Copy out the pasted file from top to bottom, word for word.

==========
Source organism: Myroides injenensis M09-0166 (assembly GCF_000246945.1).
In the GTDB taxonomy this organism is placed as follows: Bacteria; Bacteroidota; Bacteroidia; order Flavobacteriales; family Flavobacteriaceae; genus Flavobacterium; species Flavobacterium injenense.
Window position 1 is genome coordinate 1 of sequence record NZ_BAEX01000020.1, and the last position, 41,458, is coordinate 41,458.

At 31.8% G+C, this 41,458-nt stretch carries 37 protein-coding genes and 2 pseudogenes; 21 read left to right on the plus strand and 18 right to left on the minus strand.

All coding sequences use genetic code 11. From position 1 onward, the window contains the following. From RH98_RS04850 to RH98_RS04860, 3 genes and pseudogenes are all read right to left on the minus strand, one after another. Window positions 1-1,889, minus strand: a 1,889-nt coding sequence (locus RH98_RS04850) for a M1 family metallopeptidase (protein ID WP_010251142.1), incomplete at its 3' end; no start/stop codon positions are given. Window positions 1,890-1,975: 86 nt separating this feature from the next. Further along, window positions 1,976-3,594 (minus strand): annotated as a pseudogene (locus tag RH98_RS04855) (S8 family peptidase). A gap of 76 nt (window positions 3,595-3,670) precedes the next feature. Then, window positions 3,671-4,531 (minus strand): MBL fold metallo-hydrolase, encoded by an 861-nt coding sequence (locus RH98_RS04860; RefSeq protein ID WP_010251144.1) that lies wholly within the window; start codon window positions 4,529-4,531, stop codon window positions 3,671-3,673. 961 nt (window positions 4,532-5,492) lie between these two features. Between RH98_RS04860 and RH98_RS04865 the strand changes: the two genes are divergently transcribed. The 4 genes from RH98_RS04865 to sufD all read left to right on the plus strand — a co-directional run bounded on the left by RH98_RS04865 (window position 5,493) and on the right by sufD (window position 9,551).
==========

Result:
Source organism: Myroides injenensis M09-0166 (assembly GCF_000246945.1).
In the GTDB taxonomy this organism is placed as follows: Bacteria; Bacteroidota; Bacteroidia; order Flavobacteriales; family Flavobacteriaceae; genus Flavobacterium; species Flavobacterium injenense.
Window position 1 is genome coordinate 1 of sequence record NZ_BAEX01000020.1, and the last position, 41,458, is coordinate 41,458.

At 31.8% G+C, this 41,458-nt stretch carries 37 protein-coding genes and 2 pseudogenes; 21 read left to right on the plus strand and 18 right to left on the minus strand.

All coding sequences use genetic code 11. From position 1 onward, the window contains the following. From RH98_RS04850 to RH98_RS04860, 3 genes and pseudogenes are all read right to left on the minus strand, one after another. Window positions 1-1,889, minus strand: a 1,889-nt coding sequence (locus RH98_RS04850) for a M1 family metallopeptidase (protein ID WP_010251142.1), incomplete at its 3' end; no start/stop codon positions are given. Window positions 1,890-1,975: 86 nt separating this feature from the next. Further along, window positions 1,976-3,594 (minus strand): annotated as a pseudogene (locus tag RH98_RS04855) (S8 family peptidase). A gap of 76 nt (window positions 3,595-3,670) precedes the next feature. Then, window positions 3,671-4,531 (minus strand): MBL fold metallo-hydrolase, encoded by an 861-nt coding sequence (locus RH98_RS04860; RefSeq protein ID WP_010251144.1) that lies wholly within the window; start codon window positions 4,529-4,531, stop codon window positions 3,671-3,673. 961 nt (window positions 4,532-5,492) lie between these two features. Between RH98_RS04860 and RH98_RS04865 the strand changes: the two genes are divergently transcribed. The 4 genes from RH98_RS04865 to sufD all read left to right on the plus strand — a co-directional run bounded on the left by RH98_RS04865 (window position 5,493) and on the right by sufD (window position 9,551).